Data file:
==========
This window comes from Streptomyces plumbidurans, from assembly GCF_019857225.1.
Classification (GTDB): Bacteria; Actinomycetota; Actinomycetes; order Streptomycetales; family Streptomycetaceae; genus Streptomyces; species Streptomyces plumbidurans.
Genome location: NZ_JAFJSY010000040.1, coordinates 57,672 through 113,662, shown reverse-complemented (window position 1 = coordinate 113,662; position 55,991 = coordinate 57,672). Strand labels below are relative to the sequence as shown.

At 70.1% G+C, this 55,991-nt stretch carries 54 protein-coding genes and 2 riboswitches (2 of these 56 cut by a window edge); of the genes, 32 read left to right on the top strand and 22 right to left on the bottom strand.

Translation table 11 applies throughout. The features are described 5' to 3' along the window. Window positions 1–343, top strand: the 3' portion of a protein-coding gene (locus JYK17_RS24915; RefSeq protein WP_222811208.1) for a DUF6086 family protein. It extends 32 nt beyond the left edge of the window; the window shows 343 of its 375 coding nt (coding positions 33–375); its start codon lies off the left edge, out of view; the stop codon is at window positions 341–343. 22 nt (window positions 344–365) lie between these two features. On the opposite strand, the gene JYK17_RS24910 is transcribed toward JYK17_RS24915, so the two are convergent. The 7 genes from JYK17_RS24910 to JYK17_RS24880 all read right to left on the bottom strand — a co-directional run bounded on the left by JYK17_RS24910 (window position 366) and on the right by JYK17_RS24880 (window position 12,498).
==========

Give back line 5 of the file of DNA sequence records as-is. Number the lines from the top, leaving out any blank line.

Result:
Translation table 11 applies throughout. The features are described 5' to 3' along the window. Window positions 1–343, top strand: the 3' portion of a protein-coding gene (locus JYK17_RS24915; RefSeq protein WP_222811208.1) for a DUF6086 family protein. It extends 32 nt beyond the left edge of the window; the window shows 343 of its 375 coding nt (coding positions 33–375); its start codon lies off the left edge, out of view; the stop codon is at window positions 341–343. 22 nt (window positions 344–365) lie between these two features. On the opposite strand, the gene JYK17_RS24910 is transcribed toward JYK17_RS24915, so the two are convergent. The 7 genes from JYK17_RS24910 to JYK17_RS24880 all read right to left on the bottom strand — a co-directional run bounded on the left by JYK17_RS24910 (window position 366) and on the right by JYK17_RS24880 (window position 12,498).